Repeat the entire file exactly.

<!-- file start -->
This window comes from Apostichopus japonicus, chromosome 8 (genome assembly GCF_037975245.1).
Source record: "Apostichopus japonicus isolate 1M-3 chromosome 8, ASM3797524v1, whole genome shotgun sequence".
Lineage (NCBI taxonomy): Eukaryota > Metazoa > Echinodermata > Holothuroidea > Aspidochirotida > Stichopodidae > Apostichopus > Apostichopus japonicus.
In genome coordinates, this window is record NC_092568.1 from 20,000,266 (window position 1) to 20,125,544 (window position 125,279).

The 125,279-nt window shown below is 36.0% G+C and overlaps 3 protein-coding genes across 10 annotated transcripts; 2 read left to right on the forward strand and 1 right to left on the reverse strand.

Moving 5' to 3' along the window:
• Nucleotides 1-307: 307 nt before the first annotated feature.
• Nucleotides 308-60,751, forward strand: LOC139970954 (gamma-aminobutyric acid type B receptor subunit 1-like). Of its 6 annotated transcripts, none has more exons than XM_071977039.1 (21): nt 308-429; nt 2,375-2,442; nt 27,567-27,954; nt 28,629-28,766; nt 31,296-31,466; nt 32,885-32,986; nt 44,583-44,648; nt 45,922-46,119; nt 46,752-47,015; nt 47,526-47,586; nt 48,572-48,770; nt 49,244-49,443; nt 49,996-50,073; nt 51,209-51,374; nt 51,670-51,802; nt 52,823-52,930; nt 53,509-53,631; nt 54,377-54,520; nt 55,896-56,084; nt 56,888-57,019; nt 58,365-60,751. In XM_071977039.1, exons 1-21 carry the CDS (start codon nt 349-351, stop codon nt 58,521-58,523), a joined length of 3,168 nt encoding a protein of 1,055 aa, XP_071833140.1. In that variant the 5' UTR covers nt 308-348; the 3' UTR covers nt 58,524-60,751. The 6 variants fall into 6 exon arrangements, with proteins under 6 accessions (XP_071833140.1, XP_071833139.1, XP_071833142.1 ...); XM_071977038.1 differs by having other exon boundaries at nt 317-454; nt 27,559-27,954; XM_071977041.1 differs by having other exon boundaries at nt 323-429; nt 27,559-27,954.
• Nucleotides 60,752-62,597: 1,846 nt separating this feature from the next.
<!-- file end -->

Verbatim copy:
This window comes from Apostichopus japonicus, chromosome 8 (genome assembly GCF_037975245.1).
Source record: "Apostichopus japonicus isolate 1M-3 chromosome 8, ASM3797524v1, whole genome shotgun sequence".
Lineage (NCBI taxonomy): Eukaryota > Metazoa > Echinodermata > Holothuroidea > Aspidochirotida > Stichopodidae > Apostichopus > Apostichopus japonicus.
In genome coordinates, this window is record NC_092568.1 from 20,000,266 (window position 1) to 20,125,544 (window position 125,279).

The 125,279-nt window shown below is 36.0% G+C and overlaps 3 protein-coding genes across 10 annotated transcripts; 2 read left to right on the forward strand and 1 right to left on the reverse strand.

Moving 5' to 3' along the window:
• Nucleotides 1-307: 307 nt before the first annotated feature.
• Nucleotides 308-60,751, forward strand: LOC139970954 (gamma-aminobutyric acid type B receptor subunit 1-like). Of its 6 annotated transcripts, none has more exons than XM_071977039.1 (21): nt 308-429; nt 2,375-2,442; nt 27,567-27,954; nt 28,629-28,766; nt 31,296-31,466; nt 32,885-32,986; nt 44,583-44,648; nt 45,922-46,119; nt 46,752-47,015; nt 47,526-47,586; nt 48,572-48,770; nt 49,244-49,443; nt 49,996-50,073; nt 51,209-51,374; nt 51,670-51,802; nt 52,823-52,930; nt 53,509-53,631; nt 54,377-54,520; nt 55,896-56,084; nt 56,888-57,019; nt 58,365-60,751. In XM_071977039.1, exons 1-21 carry the CDS (start codon nt 349-351, stop codon nt 58,521-58,523), a joined length of 3,168 nt encoding a protein of 1,055 aa, XP_071833140.1. In that variant the 5' UTR covers nt 308-348; the 3' UTR covers nt 58,524-60,751. The 6 variants fall into 6 exon arrangements, with proteins under 6 accessions (XP_071833140.1, XP_071833139.1, XP_071833142.1 ...); XM_071977038.1 differs by having other exon boundaries at nt 317-454; nt 27,559-27,954; XM_071977041.1 differs by having other exon boundaries at nt 323-429; nt 27,559-27,954.
• Nucleotides 60,752-62,597: 1,846 nt separating this feature from the next.